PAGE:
From time to time one can find evidence of the growing forests that were spreading during the middle Devonian. Below is an example of what I believe to be a branch from an ancient tree that was washed out to sea and buried in the mud. There are no real diagnostic features that can tell me what it used to belong to but the fossils' linear growth and a 90 degree turn on part of it rules out that it could be a trace fossil from a burrowing animal. If this were a trace fossil the 90 degree turn would blend in better with the rest of the fossil and not look like a separate branching structure. Besides, most natural burrows or trace fossils do not make 90 degree bends parallel to the rest of the trace. It could have belonged to one of the fossil trees known from this era: Cladoxylopsids or Archaeopteris.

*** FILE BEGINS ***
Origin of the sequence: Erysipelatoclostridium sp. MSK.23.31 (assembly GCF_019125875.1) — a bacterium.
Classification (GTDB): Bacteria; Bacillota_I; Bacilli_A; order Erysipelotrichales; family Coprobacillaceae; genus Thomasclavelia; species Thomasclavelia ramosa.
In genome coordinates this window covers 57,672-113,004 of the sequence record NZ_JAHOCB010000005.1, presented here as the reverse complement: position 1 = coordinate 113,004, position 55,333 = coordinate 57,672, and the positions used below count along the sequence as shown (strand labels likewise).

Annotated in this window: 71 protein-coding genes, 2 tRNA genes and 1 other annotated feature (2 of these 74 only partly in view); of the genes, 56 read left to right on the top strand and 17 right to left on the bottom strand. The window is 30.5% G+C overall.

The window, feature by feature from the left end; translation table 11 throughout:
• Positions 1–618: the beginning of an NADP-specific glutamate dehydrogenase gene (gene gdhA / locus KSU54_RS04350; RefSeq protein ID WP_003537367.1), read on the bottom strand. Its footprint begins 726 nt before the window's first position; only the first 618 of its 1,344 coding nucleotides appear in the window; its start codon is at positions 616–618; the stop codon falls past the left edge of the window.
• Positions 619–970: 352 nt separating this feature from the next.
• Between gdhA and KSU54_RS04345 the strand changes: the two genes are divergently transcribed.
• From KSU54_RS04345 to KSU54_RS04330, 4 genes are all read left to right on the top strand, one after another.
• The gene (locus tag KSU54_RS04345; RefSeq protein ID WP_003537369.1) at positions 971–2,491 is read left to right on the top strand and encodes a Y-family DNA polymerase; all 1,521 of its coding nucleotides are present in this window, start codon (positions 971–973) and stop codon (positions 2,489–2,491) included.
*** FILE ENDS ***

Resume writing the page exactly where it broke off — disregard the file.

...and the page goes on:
Check out the article about the oldest known fossil forest being found in New York near Cairo which is south and east of the locality where I found this fossil.
I've also found evidence of fossil branches washed out to sea in the Mahantango formation of Pennsylvania which is contemporaneous to the Moscow formation.
These specimens were found at a borrow pit on Deep Springs Road in Madison County, NY which exposes the Windom shale member of
the Moscow formation (middle Devonian in age, Givetian stage.)